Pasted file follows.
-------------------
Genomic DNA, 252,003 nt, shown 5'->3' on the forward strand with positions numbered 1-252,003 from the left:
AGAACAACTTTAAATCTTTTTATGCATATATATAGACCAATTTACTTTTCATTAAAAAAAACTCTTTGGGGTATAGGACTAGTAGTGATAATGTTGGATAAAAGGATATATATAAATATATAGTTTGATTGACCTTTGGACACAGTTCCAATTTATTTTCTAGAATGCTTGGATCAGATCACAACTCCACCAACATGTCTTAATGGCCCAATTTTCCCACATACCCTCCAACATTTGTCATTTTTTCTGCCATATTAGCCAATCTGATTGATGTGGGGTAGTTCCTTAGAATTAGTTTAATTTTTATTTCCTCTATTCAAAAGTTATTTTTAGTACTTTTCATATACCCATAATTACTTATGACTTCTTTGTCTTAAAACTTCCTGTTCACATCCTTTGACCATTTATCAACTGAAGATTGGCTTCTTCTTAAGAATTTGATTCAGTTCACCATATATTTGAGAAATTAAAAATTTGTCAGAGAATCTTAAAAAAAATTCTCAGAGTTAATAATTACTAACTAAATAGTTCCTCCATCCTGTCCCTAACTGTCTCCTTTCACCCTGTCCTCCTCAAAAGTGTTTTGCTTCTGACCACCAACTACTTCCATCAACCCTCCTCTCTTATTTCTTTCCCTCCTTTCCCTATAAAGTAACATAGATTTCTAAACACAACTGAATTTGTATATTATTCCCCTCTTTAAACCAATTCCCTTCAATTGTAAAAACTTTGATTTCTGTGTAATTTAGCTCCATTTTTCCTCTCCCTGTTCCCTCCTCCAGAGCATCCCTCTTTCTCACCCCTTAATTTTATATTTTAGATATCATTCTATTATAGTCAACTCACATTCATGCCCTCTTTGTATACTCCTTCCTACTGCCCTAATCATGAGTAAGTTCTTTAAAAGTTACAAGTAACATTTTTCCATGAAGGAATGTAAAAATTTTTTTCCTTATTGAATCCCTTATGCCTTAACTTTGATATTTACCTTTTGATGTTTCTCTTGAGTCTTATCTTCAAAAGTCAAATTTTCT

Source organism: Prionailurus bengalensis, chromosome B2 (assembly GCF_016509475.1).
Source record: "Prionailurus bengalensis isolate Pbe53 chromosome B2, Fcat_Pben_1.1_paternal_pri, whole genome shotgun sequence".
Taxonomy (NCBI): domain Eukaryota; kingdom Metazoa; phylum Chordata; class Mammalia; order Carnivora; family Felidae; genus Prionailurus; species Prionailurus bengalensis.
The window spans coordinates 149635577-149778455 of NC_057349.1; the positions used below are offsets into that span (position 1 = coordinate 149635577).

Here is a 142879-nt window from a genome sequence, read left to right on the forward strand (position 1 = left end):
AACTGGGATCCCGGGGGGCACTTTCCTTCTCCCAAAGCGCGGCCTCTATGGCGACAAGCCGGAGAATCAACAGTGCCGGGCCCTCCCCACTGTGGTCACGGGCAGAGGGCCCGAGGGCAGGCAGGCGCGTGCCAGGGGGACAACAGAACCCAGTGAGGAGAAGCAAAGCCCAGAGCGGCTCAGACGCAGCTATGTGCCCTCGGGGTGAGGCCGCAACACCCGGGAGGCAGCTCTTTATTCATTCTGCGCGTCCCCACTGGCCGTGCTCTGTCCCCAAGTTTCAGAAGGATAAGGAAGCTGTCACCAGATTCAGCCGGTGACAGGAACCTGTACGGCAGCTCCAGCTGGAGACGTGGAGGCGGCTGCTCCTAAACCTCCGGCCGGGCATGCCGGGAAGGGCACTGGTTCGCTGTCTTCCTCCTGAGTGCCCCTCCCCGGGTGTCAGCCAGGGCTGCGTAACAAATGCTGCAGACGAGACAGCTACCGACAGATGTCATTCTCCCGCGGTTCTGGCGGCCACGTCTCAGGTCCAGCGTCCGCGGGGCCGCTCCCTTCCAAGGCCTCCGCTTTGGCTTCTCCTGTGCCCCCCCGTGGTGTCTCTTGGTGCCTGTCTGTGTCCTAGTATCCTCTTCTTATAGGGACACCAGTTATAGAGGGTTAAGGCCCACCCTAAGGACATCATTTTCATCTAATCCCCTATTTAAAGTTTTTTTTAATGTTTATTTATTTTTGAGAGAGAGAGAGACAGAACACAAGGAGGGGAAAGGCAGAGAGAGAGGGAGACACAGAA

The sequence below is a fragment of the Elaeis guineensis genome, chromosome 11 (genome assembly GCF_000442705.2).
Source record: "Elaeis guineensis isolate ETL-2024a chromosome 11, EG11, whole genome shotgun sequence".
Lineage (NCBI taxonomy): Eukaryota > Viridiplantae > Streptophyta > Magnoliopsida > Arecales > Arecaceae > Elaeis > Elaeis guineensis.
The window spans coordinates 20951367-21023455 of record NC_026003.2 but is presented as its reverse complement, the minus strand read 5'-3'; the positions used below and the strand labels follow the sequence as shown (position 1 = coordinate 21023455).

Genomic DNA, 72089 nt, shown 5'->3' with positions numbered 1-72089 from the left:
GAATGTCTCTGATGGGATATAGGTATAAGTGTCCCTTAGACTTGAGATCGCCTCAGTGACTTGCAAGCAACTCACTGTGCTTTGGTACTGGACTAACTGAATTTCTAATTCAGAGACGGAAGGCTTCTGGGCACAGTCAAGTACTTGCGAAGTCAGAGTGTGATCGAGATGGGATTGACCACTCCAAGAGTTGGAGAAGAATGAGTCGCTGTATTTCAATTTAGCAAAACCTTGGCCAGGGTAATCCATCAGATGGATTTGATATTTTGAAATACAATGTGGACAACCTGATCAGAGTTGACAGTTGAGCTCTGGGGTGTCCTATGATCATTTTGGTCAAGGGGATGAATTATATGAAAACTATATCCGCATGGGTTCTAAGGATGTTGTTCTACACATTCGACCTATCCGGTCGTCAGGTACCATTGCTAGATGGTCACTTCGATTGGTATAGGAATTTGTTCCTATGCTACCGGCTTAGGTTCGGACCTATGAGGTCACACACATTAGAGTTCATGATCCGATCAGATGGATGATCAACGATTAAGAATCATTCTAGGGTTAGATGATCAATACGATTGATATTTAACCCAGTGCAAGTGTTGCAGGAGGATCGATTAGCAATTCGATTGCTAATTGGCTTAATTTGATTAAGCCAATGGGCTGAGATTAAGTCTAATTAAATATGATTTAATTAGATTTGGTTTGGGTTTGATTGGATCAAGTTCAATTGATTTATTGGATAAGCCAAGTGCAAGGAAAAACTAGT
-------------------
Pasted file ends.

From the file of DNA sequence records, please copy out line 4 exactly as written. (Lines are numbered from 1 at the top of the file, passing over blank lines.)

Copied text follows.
Source record: "Prionailurus bengalensis isolate Pbe53 chromosome B2, Fcat_Pben_1.1_paternal_pri, whole genome shotgun sequence".